Andrea Felici had no doubts: before fueling his son Leopardo‘s love for the Apiro countryside and for Verdicchio he sent him around the world to make him understand what it meant to work, what sacrifice was, for a different look at life and the way of dealing with it. So Leo – as everyone calls him – went to London to work as a sommelier before ending up at the Enoteca Pinchiorri in Florence. In 2007 he returned home to take care of the family business (Azienda Agricola Andrea Felici) in person.
Today he knows his vineyards like the back of his hand, he speaks fluent English and produces two wines that rank among the best expressions of the Marche regional white wines: Verdicchio dei Castelli of Jesi Classico Superiore Andrea Felici, and his Riserva Vigna Il Cantico della Figura. His strength is knowing how to dress both work clothes and the elegant double-breasted suits he wears when traveling around the world to promote his creations.
Leo, introduce your winery, your wines, the territory where you work to those who don’t know you
Love and infinite attention to detail: these are the characteristics that have always distinguished me. I was born in the land of Verdicchio, between Matelica and Jesi, in a small town of just 2,000 inhabitants called Apiro. This is where generations of us take care of our vineyards, with all the love in the world. My goal is to make real wines, that is capable of expressing the full potential of our wonderful land.
What does it mean for you to be a winemaker nowadays?
I am convinced that today’s winemaker must not only limit himself to managing the vineyard and making wine, but must also be able to travel, speak to make his territory known, especially if his wines come from a little-known area. We must be ambassadors of our land, as well as of course our wine.
Yours is a complicated job caught between an increasingly capricious nature and rather pressing bureaucracy. How do you see the future of this profession? Will it still be this attractive for the newer generations?
Faced with a rather obvious climate change and a suffocating bureaucracy to say the least, I certainly can’t say that it will be an easy job. However, I am a firm supporter of young people who approach their profession with passion and enthusiasm. Certainly their “smart” way of seeing things will help them understand how important it is to delegate all the bureaucracy part in order to concentrate all their attention and energy to the vineyard.
Dealing with climate change by undertaking an increasingly sustainable type of agriculture will be a key aspect to success.
Few people know that your farming approach is organic, and that you are certified. Show us the positive and negative aspects of this choice.
The choice to undertake organic farming was dictated by a personal challenge: carrying out an agriculture in compliance with nature’s balance. The decision to not certify it on the bottle stems from the need to avoid that equivalence, which is not always so true, is as that the wine “is good because it’s organic.”
One of the positive aspects of working in compliance with natural balances, is knowing you’re not contributing to environmental pollution. The only negative aspect remains the bureaucratic burden.
You received your first Tre Bicchieri with Vini d’Italia 2013 for Cantico della Figura Ris. 2009 and turned it into an overwhelming success in a short time. What are the strategies to remain a point of reference for the name of the Castelli di Jesi?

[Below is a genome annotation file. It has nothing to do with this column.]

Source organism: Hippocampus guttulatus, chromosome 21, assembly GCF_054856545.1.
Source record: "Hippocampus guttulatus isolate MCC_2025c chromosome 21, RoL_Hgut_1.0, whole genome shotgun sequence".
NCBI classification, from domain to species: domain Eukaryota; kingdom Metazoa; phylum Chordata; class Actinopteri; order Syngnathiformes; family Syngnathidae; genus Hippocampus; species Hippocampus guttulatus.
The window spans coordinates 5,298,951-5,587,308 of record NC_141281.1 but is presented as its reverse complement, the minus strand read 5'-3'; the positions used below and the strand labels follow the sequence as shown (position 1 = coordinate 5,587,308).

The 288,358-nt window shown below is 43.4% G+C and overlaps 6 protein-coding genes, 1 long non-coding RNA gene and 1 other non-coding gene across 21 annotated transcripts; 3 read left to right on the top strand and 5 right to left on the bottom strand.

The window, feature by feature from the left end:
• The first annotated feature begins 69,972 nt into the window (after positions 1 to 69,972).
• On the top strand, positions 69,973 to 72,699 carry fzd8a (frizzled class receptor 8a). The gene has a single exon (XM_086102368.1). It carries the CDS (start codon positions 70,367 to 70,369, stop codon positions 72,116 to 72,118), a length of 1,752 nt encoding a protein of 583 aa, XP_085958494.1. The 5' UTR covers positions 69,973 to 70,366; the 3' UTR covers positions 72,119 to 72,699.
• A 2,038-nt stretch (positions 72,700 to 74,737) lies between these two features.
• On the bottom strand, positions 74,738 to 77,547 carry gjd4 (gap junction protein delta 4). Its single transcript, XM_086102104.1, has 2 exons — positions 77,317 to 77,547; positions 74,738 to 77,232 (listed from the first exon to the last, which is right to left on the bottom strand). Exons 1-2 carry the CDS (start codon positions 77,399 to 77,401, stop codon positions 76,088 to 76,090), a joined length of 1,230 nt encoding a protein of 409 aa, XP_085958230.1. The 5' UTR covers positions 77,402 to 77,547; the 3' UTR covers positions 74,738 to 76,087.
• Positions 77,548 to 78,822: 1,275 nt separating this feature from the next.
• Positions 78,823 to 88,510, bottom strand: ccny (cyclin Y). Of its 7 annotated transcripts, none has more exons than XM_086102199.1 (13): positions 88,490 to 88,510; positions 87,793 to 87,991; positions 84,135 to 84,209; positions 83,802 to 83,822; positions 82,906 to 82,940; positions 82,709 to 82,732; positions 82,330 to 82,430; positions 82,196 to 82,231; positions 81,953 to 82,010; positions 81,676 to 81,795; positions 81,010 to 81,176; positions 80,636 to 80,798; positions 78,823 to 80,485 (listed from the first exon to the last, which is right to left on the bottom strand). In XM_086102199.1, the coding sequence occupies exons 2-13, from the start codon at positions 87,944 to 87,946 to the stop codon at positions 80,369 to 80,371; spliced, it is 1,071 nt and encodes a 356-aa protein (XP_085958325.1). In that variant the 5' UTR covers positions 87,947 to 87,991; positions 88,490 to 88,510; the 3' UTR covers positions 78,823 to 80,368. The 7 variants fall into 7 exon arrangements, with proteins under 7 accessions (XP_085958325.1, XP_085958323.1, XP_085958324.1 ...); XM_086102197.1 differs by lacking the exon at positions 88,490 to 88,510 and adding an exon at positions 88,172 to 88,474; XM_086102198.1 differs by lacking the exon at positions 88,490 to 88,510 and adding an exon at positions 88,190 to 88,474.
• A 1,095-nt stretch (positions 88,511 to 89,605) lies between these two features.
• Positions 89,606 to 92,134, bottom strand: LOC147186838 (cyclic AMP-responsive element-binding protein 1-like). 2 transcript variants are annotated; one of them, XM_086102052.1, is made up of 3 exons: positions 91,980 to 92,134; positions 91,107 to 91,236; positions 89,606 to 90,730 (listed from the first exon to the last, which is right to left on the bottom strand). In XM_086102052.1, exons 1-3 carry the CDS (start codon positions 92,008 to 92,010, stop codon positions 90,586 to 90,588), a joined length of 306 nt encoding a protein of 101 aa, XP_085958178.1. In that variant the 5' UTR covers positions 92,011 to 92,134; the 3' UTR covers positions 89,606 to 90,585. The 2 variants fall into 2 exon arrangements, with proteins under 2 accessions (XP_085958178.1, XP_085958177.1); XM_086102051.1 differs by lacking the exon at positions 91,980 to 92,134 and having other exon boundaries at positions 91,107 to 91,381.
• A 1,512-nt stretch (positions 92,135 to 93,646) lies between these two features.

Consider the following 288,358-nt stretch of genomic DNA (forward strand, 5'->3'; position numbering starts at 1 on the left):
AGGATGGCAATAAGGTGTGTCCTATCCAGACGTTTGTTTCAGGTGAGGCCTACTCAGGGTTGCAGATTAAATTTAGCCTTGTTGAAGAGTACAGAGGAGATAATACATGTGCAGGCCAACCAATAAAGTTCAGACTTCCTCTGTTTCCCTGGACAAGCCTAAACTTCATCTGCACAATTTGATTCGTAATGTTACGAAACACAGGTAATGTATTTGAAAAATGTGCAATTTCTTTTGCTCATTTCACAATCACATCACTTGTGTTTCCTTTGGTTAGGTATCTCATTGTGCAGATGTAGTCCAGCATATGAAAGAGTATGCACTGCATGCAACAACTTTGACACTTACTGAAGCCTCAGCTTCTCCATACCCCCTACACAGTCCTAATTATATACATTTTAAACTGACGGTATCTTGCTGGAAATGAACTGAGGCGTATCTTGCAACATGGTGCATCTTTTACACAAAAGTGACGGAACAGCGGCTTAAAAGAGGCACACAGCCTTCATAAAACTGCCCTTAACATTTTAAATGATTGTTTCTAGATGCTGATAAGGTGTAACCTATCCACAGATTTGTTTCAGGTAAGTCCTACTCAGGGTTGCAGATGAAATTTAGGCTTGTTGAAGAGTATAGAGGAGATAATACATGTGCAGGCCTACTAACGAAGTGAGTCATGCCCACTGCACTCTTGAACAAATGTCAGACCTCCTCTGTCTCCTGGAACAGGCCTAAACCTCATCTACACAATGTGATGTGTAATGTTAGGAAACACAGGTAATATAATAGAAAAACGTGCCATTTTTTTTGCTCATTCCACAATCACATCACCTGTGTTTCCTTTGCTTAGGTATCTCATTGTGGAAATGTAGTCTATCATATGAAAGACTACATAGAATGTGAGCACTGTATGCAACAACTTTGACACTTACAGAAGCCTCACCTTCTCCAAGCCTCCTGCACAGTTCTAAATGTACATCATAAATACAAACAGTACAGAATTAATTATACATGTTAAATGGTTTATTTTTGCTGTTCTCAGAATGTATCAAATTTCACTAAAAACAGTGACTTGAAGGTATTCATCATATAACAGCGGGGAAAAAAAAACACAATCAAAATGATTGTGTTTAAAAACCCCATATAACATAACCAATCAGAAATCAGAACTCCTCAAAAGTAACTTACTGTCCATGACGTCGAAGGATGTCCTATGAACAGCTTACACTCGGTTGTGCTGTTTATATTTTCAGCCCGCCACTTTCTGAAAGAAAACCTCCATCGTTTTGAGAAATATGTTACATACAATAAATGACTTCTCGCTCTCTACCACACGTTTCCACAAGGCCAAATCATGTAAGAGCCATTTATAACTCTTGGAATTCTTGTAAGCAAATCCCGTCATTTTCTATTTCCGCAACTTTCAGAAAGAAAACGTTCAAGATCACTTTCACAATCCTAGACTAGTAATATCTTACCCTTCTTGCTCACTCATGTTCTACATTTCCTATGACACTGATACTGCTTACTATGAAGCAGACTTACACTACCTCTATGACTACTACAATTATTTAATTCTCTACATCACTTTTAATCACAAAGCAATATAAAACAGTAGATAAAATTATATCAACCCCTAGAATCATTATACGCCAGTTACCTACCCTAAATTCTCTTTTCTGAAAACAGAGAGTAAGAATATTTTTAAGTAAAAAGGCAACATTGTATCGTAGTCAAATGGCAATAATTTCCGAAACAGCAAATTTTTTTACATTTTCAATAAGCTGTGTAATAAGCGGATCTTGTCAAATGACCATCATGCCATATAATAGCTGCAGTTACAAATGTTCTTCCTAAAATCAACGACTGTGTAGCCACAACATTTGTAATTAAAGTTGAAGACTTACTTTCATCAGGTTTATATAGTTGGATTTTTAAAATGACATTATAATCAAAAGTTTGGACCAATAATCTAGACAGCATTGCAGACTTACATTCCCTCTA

If someone in 2012 had told me that in such a short time I would have reached these important goals, I would have certainly said it was impossible. Today, looking back, I understand how crucial it is to never take anything for granted and never think of having made it, otherwise there will never be room for improvement. Therefore, beyond the prestigious acknowledgments I received, I can still say that I don’t feel at all a point of reference for the denomination, on the contrary: I think I still have much to learn and to perfect myself. So give me more time to study an optimal strategy.
Markets: Italy or abroad?
Abroad, hands down! Although undoubtedly Italy remains a showcase for the world.
You were the first to bottle a Verdicchio Riserva with a screw cap. Are you still convinced that it’s the best solution?
Since the beginning of my experience I have promised myself to always strive to continuously improve and bring value to my territory through wine. A first big question I asked myself was choosing between a cork stopper and a screw cap. Unfortunately, the quality of cork is no longer what it once was, leading to organoleptic alterations that modify the original aspects of the wine. Hence the choice to adopt the screw cap, a suitable closure to guarantee and protect the quality of the wines and therefore to protect the hard work done in the vineyard. Ultimately I still consider myself a firm supporter of this solution.
Winemaker of the year according to Vini d’Italia 2020. Lend advice to those who will follow.
In the world of wine we must always remember that you never stop learning, so the first advice I can give to my successors is to always keep a margin of doubt in everything you think you know best, because actually say you don’t know anything yet. Furthermore, from my life and professional experience, I realised how crucial it is to surround yourself with people who can fully embrace the project you have in mind. On your own you are just a drop in the middle of an ocean. Finally, I am convinced that in this work the main ingredients are and will always be humility, passion and a healthy dose of ambition.
Az. Agr. Andrea Felici – Apiro (MC) – Contrada S. Isidoro 28 – -0733 611431 – www.andreafelici.it/
by Pierpaolo Rastelli